The other day I had a student get very upset with me. Not because of anything I said or did, but because I was someone he was not familiar with. He had asked his teacher for help. His teacher, working with another student, was not available to assist him. She told him he could ask me for help. The student did not like that answer. He began to give me angry looks, and started to posture as if he wanted to fight. I looked at him, so he told me to stop staring. Using my Love and Logic, I responded by saying, “I do what people ask, when they ask me nicely.” He didn’t like that very much.
At this point he charged across the room towards me. I was leaning against a bookshelf with my hand on my chin, (a modified, impromptu modification of the CPI supportive stance), but did not move. He very angrily said he was going to rip my face off if I didn’t leave. I responded by saying, “I hope you wouldn’t, but if you feel the need to, you could try, I would just have to take care of myself and keep us both safe. However a better choice would be to go sit down and wait for your teacher’s help.”
Training to handle this type of situation is essential. I have seen this behavior before, therefore I was able to prepare a quick plan for how I would respond should we enter a full blown crisis. Having a plan helped me to stay calm in this situation:
1. Body position. I positioned my body in a way that wasn’t threatening, but at the same time was also safe and respectful. Coming off aggressively might only prompt the student to return the favor.
2. I set my limits. I could have easily said, “You are not allowed to hit me”, but he almost certainly probably would have tested that limit. So I responded by validating that he did have the choice to become physical. I did not get into a power struggle with him. Instead I informed him of what his choices were and from there he was able to decide which one would gain the more favorable outcome.
3. Awareness of the situation. Yes there was a risk, but I was prepared. My body was in position and I looked for signs the he was going to be physically aggressive. Where were his hands, was he continuing to escalate, was he breathing faster, was he looking for targets? My body was in position and I was ready to do what needed to be done, and in accordance with my training, in the event the student acted out physically.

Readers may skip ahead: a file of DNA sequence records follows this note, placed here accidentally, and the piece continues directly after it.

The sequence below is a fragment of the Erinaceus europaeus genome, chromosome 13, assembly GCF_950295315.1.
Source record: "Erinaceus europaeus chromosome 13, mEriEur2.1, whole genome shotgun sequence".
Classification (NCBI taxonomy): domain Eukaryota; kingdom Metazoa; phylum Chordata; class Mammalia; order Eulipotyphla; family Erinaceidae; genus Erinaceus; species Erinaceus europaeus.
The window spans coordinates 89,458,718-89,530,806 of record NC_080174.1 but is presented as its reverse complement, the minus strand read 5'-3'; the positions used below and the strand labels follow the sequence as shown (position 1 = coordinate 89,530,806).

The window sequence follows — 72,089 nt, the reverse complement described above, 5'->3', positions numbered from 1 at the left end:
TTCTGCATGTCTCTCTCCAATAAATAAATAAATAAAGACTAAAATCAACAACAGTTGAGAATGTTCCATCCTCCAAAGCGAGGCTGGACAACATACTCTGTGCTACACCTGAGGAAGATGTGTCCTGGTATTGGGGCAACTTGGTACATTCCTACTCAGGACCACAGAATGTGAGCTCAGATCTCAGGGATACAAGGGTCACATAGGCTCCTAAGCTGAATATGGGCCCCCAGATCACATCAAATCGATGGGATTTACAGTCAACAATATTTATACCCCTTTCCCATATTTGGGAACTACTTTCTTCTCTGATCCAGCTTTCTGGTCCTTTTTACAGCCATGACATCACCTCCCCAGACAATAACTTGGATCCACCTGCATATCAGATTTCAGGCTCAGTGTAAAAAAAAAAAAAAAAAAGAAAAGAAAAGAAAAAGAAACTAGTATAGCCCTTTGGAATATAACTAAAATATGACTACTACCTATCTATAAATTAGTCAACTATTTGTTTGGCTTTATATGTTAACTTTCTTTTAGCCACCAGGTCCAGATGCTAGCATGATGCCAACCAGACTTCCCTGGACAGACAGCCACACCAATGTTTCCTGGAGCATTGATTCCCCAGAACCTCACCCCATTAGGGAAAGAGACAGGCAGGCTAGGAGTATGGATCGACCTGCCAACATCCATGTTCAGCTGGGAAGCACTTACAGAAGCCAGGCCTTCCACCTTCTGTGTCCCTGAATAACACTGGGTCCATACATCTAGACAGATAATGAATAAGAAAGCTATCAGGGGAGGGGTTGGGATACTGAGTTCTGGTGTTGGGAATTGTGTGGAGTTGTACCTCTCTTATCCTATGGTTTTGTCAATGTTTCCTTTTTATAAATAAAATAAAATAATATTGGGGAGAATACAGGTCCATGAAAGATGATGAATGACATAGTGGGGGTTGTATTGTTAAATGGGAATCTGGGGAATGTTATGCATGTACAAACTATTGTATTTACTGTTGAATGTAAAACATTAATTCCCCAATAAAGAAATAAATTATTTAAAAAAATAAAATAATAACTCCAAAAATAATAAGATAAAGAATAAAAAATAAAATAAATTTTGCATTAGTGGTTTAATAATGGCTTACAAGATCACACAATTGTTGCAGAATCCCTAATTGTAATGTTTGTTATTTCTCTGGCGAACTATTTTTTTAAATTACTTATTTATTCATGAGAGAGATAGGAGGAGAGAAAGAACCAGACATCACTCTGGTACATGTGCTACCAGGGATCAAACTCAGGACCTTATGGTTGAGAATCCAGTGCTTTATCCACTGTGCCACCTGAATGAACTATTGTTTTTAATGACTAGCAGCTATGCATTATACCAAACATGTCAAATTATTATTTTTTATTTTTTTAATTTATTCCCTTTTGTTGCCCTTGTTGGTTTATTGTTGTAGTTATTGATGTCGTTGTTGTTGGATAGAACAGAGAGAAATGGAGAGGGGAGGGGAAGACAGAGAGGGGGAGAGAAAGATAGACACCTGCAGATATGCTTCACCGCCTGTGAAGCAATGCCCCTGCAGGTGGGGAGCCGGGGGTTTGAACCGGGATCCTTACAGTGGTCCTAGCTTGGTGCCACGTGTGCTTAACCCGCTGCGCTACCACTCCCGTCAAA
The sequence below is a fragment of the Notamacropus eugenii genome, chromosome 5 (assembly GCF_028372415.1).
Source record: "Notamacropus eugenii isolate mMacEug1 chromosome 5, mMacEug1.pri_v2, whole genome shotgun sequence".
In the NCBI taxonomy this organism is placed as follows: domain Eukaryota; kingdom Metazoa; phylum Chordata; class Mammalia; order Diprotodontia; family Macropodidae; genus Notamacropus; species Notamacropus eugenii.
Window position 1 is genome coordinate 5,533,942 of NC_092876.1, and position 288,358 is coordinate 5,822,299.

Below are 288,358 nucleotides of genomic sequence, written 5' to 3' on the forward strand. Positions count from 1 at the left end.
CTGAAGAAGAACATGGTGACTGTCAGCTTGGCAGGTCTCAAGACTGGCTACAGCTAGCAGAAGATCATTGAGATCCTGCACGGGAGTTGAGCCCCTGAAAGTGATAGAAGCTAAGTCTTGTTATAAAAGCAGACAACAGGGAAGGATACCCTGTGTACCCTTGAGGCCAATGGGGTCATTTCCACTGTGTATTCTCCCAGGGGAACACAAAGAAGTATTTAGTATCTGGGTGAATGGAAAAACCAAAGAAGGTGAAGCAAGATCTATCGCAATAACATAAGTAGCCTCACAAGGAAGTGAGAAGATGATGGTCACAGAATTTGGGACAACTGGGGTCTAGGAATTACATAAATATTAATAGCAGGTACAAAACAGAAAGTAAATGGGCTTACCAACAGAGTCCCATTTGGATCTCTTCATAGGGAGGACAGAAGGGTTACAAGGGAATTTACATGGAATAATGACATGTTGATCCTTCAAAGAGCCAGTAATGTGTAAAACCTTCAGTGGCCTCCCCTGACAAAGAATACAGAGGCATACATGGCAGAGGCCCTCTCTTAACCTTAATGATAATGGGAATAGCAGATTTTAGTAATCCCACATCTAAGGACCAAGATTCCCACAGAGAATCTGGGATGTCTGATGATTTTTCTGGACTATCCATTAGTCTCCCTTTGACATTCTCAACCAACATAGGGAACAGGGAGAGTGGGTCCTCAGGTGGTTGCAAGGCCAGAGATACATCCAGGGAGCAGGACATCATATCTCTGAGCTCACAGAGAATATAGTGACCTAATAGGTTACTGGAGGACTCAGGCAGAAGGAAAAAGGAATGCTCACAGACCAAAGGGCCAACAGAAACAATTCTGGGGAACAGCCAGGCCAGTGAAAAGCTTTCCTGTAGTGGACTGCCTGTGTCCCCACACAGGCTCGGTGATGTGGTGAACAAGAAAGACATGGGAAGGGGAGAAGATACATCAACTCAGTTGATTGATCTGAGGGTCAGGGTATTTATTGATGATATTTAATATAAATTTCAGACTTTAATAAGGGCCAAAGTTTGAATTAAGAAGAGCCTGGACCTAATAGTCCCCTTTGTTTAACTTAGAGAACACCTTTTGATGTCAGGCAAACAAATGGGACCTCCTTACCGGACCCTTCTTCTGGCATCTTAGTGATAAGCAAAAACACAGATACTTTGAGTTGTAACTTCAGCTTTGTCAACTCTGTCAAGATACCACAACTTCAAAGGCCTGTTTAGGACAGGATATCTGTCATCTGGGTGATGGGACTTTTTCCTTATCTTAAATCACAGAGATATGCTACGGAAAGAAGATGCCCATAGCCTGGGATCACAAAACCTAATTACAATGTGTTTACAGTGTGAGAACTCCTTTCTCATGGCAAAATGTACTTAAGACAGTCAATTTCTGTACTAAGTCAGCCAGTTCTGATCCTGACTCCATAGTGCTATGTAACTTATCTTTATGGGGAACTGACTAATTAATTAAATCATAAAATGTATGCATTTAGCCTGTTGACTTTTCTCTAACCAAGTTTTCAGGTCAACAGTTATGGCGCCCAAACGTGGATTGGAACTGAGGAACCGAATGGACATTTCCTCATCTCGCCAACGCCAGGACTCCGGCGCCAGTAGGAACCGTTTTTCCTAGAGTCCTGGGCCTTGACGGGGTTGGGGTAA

4. Follow through. Since I saw no escalation, I continued my course of action. I felt no need to repeat my directive. I just gave him time to let the directive sink in and allow him time to process what he was going to do. Thankfully, I did not need to use any personal safety techniques in this situation.
The student grunted, then slowly turned around and walked back to his seat. He then asked if I would help him. I’ll be honest, I didn’t see that coming. But, he asked so nicely, so I acknowledged the appropriateness of his request and proceeded to help.In fact, later we were able to talk about how to get the things he wants sooner using more acceptable behavior choices and bring some closure to the incident.
My main purpose for describing this situation is to point out that this job carries with it a high level of risk. My response in this student could have gone downhill fast. However I responded the way I did being fully aware of the potential risk. I have seen this particular student engage in some highly aggressive and destructive behaviors towards others and his environment in the past. I often tell teachers and parents, “If you’ve seen it once, then you should develop a plan”. A plan keeps me from overreacting or underreacting out of fear. The last thing I want is to escalate a situation because I couldn’t react to a situation appropriately. Developing a plan and understanding the risks of your responses will helps me move forward to work positively in a crisis situation.
This is an example of how a behavioral crisis situation was handled. This is not intended nor shall it be misconstrued as advice. As always, before engaging in any any major behavior change program you should consult an expert or highly trained professional such as a Board Certified Behavior Analyst.